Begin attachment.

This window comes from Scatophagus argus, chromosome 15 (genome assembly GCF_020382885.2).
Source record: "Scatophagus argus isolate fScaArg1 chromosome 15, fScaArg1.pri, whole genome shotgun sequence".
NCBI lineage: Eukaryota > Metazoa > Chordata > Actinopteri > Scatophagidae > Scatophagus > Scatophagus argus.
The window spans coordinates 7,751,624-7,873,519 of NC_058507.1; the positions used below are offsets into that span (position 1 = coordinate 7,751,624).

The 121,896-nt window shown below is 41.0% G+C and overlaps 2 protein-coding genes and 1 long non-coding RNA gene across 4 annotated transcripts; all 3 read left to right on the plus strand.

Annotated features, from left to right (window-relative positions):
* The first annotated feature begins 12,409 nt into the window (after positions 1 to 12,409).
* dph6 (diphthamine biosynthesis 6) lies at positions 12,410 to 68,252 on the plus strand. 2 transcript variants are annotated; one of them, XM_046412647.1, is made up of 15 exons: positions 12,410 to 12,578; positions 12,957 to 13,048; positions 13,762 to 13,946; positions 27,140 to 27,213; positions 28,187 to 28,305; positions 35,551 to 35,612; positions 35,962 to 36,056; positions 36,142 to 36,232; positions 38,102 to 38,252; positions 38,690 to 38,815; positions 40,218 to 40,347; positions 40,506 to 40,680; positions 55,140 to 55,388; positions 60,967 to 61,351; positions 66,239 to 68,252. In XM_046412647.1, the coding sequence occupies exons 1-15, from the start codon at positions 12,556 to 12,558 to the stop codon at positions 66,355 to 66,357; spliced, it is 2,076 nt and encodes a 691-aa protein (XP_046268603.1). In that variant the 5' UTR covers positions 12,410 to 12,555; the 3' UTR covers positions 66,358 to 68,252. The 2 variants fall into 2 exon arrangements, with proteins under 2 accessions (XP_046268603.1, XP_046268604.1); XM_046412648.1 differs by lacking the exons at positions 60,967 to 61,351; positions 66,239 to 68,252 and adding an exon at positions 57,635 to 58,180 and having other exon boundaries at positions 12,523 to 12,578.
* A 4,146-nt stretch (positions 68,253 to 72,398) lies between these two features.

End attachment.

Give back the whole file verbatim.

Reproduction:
This window comes from Scatophagus argus, chromosome 15 (genome assembly GCF_020382885.2).
Source record: "Scatophagus argus isolate fScaArg1 chromosome 15, fScaArg1.pri, whole genome shotgun sequence".
NCBI lineage: Eukaryota > Metazoa > Chordata > Actinopteri > Scatophagidae > Scatophagus > Scatophagus argus.
The window spans coordinates 7,751,624-7,873,519 of NC_058507.1; the positions used below are offsets into that span (position 1 = coordinate 7,751,624).

The 121,896-nt window shown below is 41.0% G+C and overlaps 2 protein-coding genes and 1 long non-coding RNA gene across 4 annotated transcripts; all 3 read left to right on the plus strand.

Annotated features, from left to right (window-relative positions):
* The first annotated feature begins 12,409 nt into the window (after positions 1 to 12,409).
* dph6 (diphthamine biosynthesis 6) lies at positions 12,410 to 68,252 on the plus strand. 2 transcript variants are annotated; one of them, XM_046412647.1, is made up of 15 exons: positions 12,410 to 12,578; positions 12,957 to 13,048; positions 13,762 to 13,946; positions 27,140 to 27,213; positions 28,187 to 28,305; positions 35,551 to 35,612; positions 35,962 to 36,056; positions 36,142 to 36,232; positions 38,102 to 38,252; positions 38,690 to 38,815; positions 40,218 to 40,347; positions 40,506 to 40,680; positions 55,140 to 55,388; positions 60,967 to 61,351; positions 66,239 to 68,252. In XM_046412647.1, the coding sequence occupies exons 1-15, from the start codon at positions 12,556 to 12,558 to the stop codon at positions 66,355 to 66,357; spliced, it is 2,076 nt and encodes a 691-aa protein (XP_046268603.1). In that variant the 5' UTR covers positions 12,410 to 12,555; the 3' UTR covers positions 66,358 to 68,252. The 2 variants fall into 2 exon arrangements, with proteins under 2 accessions (XP_046268603.1, XP_046268604.1); XM_046412648.1 differs by lacking the exons at positions 60,967 to 61,351; positions 66,239 to 68,252 and adding an exon at positions 57,635 to 58,180 and having other exon boundaries at positions 12,523 to 12,578.
* A 4,146-nt stretch (positions 68,253 to 72,398) lies between these two features.